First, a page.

Do citizens value historic preservation? City survey seeks answers for planFeb. 14, 2018
How important is historic preservation to Colorado Springs?
Posing 20 questions on the subject, a survey looking for citizen feedback can be accessed from the city's HistoricCOS government website: coloradosprings.gov/historiccos.
According to Daniel Sexton of City Planning, the questionnaire will be posted until Thursday, March 15.
Responses will feed into city efforts to update the current Historic Preservation Plan, approved in 1993.
“The rapid growth of Colorado Springs is transforming the city, landscape, historically significant locations and our cultural identity,” the HistoricCOS website states. “We want to make sure these changes take place in a positive and sustainable way. The Historic Preservation Plan will provide a framework so that we, as a community, can maintain our wonderful historic resources as we grow.”
The survey questions were made available to attendees at a recent HistoricCOS public meeting downtown; now all citizens are getting a chance to respond electronically.
Most of the questions are multiple-choice (see screen example on this page), plus a couple of comment boxes.
Anticipated benefits from a new plan include better coordination of preservation efforts, education about the city's historic resources, priortization of projects and
The Westside experienced the city's current historic preservation system between 2003 and 2012, when the Organization of Westside Neighbors (OWN) sought to establish a historic zoning overlay for an older area encompassing nearly 4,000 properties north of Highway 24.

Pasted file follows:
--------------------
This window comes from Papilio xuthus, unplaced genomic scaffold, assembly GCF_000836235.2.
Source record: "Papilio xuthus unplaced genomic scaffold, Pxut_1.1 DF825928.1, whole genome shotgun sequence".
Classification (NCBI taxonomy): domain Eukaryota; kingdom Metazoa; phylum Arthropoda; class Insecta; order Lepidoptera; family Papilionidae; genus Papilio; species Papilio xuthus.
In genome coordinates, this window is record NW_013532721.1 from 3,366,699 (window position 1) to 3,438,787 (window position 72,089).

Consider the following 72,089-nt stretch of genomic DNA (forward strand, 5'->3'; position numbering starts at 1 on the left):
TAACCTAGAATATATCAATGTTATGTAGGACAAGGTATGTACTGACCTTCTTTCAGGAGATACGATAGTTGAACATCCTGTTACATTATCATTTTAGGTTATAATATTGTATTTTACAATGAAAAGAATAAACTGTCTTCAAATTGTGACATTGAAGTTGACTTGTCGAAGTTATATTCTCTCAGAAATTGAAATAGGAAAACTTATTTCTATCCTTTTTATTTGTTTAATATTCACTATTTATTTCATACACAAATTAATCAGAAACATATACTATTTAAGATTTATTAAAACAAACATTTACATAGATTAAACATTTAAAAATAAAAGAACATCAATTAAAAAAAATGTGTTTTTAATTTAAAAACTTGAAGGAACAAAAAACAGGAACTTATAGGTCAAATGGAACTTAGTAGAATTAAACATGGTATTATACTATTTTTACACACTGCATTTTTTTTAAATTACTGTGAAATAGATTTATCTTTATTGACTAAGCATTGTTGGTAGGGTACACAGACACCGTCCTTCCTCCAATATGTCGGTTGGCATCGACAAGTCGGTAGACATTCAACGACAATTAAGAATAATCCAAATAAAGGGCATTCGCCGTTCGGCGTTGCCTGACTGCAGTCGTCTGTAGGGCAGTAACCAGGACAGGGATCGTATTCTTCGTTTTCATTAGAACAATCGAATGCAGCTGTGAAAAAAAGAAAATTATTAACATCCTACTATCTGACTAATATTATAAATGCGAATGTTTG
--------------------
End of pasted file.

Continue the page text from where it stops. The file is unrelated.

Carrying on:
The effort stalled when OWN and the city disagreed over plan interpretations; it died altogether within two years after the city eliminated its half-time historic-planner position for budget reasons.
One accomplishment from the OWN effort was the 2009 book, the “Historic Westside Design Guidelines,” co-funded by the city and state and aided by the Old Colorado City Historical Society. The book provides details for Westside property owners renovating older homes and, according to its lead writer, area architect Steve Obering, it could also give builders of new homes a sense of “the rhythm and style of the neighborhood.”
However, Westside Pioneer interviews with City Planning in 2016 revealed that staffers ignore the book when working with developers because it was never formally approved by City Council.
For more information on the historic preservation plan update, Sexton's e-mail is email@example.com.
Westside Pioneer article